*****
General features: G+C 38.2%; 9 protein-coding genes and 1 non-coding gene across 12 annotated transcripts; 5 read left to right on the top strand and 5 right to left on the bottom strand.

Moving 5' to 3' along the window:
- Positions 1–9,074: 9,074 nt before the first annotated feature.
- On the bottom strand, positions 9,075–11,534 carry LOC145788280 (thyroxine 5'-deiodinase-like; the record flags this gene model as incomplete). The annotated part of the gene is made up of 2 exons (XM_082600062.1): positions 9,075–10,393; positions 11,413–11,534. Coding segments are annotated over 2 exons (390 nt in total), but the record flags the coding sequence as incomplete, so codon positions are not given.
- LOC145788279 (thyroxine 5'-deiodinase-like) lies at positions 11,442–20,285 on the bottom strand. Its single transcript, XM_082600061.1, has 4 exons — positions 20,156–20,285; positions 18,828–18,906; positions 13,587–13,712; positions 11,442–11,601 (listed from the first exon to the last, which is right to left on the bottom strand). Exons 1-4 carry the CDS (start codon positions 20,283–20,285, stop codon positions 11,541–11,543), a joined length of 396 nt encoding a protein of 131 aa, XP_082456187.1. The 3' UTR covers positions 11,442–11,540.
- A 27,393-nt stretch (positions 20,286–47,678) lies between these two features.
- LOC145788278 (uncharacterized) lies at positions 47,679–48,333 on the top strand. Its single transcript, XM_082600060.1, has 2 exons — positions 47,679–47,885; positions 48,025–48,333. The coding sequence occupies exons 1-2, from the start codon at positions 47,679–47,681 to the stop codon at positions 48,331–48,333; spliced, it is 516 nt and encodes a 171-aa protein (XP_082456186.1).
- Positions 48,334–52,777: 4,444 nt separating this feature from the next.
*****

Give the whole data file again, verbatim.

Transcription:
General features: G+C 38.2%; 9 protein-coding genes and 1 non-coding gene across 12 annotated transcripts; 5 read left to right on the top strand and 5 right to left on the bottom strand.

Moving 5' to 3' along the window:
- Positions 1–9,074: 9,074 nt before the first annotated feature.
- On the bottom strand, positions 9,075–11,534 carry LOC145788280 (thyroxine 5'-deiodinase-like; the record flags this gene model as incomplete). The annotated part of the gene is made up of 2 exons (XM_082600062.1): positions 9,075–10,393; positions 11,413–11,534. Coding segments are annotated over 2 exons (390 nt in total), but the record flags the coding sequence as incomplete, so codon positions are not given.
- LOC145788279 (thyroxine 5'-deiodinase-like) lies at positions 11,442–20,285 on the bottom strand. Its single transcript, XM_082600061.1, has 4 exons — positions 20,156–20,285; positions 18,828–18,906; positions 13,587–13,712; positions 11,442–11,601 (listed from the first exon to the last, which is right to left on the bottom strand). Exons 1-4 carry the CDS (start codon positions 20,283–20,285, stop codon positions 11,541–11,543), a joined length of 396 nt encoding a protein of 131 aa, XP_082456187.1. The 3' UTR covers positions 11,442–11,540.
- A 27,393-nt stretch (positions 20,286–47,678) lies between these two features.
- LOC145788278 (uncharacterized) lies at positions 47,679–48,333 on the top strand. Its single transcript, XM_082600060.1, has 2 exons — positions 47,679–47,885; positions 48,025–48,333. The coding sequence occupies exons 1-2, from the start codon at positions 47,679–47,681 to the stop codon at positions 48,331–48,333; spliced, it is 516 nt and encodes a 171-aa protein (XP_082456186.1).
- Positions 48,334–52,777: 4,444 nt separating this feature from the next.